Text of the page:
Gloved ManuscriptsPosted: December 9, 2011
On a cold winter morning Stephen Holmes (who’s looking at late medieval and early modern liturgical books at New College, Edinburgh) and myself braved the mildly snowy roads of the Borders to examine some manuscripts at a country house. Stephen, who took up driving and provided wonderful companionship, was interested in a thirteenth-century Psalter, while I was drawn to a Bible linked with Culross Abbey. We were not disappointed. The Lady of the house has generously allowed us to examine the manuscripts and take digital images. The beautiful eighteenth-century library, where we worked, was a delightful place of scholarship. It did, however, made manuscript examination a bit different, with no heating on a snowy day.
The view from the window was exquisite, with the snow over the maze and the distant hills. The manuscripts were likewise well worth their gloved investigation.
The Bible is a good example of the type of portable Bible produced by professional scribes and artists in Paris and Southern England c. 1250. It is, like many other Bibles of its time, written in minute script in dense two columns, with running titles and chapter divisions of blue and red, making it a most useful reference book. It is most unique, however, in its later medieval provenance. Only three pandects (as far my survey has shown, although I’ll be happy to learn otherwise) can be firmly attributed to medieval Scotland, this Bible being one of them. In a blank folio between the end of Revelation and the Interpretation of Hebrew Names, a neat fourteenth century hand added: Liber sancte marie de Culros in scotia prope monasterium de Dunferml’ – The book of St Mary of Culross in Scotland, near the monastery of Dunfermline.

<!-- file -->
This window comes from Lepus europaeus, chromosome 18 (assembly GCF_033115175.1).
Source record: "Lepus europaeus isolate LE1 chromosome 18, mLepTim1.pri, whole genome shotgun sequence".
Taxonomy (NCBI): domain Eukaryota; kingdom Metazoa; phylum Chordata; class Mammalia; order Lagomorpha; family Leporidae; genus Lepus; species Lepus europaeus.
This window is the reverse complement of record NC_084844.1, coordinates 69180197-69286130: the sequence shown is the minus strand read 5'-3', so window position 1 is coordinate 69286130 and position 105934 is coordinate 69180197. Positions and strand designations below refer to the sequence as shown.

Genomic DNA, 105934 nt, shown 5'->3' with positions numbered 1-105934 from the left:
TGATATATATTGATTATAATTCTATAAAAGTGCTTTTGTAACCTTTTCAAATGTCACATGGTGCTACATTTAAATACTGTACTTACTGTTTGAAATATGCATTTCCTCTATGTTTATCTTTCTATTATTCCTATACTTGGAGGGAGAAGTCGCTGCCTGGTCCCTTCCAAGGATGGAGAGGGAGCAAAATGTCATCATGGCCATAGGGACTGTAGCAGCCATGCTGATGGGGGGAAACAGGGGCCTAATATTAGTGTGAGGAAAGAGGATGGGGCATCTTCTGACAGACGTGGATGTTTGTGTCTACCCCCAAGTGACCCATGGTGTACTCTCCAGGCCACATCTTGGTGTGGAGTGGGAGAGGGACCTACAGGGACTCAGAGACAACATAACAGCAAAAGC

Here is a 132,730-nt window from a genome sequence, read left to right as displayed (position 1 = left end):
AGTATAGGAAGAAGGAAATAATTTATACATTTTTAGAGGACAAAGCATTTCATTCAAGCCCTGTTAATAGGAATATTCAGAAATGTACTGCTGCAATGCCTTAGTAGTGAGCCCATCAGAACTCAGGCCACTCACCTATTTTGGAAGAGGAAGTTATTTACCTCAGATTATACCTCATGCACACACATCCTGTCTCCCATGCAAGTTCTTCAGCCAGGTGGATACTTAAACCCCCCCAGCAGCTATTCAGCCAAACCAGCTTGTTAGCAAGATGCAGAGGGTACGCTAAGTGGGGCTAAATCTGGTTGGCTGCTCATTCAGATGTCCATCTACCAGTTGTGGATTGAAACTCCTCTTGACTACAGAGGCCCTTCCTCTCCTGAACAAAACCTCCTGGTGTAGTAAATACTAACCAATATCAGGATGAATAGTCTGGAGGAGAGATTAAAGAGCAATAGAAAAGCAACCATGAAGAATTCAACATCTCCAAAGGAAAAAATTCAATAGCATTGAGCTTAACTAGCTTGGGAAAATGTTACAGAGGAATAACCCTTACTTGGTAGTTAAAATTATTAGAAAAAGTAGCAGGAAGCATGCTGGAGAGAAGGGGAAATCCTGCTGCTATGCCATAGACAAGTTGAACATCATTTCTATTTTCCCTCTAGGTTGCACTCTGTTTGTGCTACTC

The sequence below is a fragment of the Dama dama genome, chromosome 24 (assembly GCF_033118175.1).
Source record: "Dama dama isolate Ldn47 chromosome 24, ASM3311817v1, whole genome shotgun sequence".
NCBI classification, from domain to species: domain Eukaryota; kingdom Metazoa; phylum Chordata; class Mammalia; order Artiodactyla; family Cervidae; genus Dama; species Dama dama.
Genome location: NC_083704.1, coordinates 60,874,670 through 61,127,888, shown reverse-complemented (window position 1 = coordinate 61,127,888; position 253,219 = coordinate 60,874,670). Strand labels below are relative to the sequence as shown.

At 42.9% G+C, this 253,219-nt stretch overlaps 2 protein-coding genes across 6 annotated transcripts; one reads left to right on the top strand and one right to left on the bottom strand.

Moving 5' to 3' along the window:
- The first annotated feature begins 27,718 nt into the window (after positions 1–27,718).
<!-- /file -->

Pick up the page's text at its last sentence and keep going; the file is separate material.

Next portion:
It is therefore most beneficial to examine its marginal annotations and the way the Bible has been used by generations of subsequent readers. Some pages were added at a later date to supplement missing folios and prayers were inscribed following the Interpretation of Hebrew Names. Also, as seen below, numbers were added to Exodus Chapter 20 – ennumerating the ten commandments, first in Roman numerals and then in Arabic.
The examination of the manuscript was a delight, but ended only halfway. As dusk was falling the fading light made us close our manuscripts and begin thinking of the way back home. A howling dog added to the Victorian feel of the day, and with a bottle of the House’s celebrated Bear Ale bought as a present, we headed back to Edinburgh, looking forward to another opportunity to continue the investigation.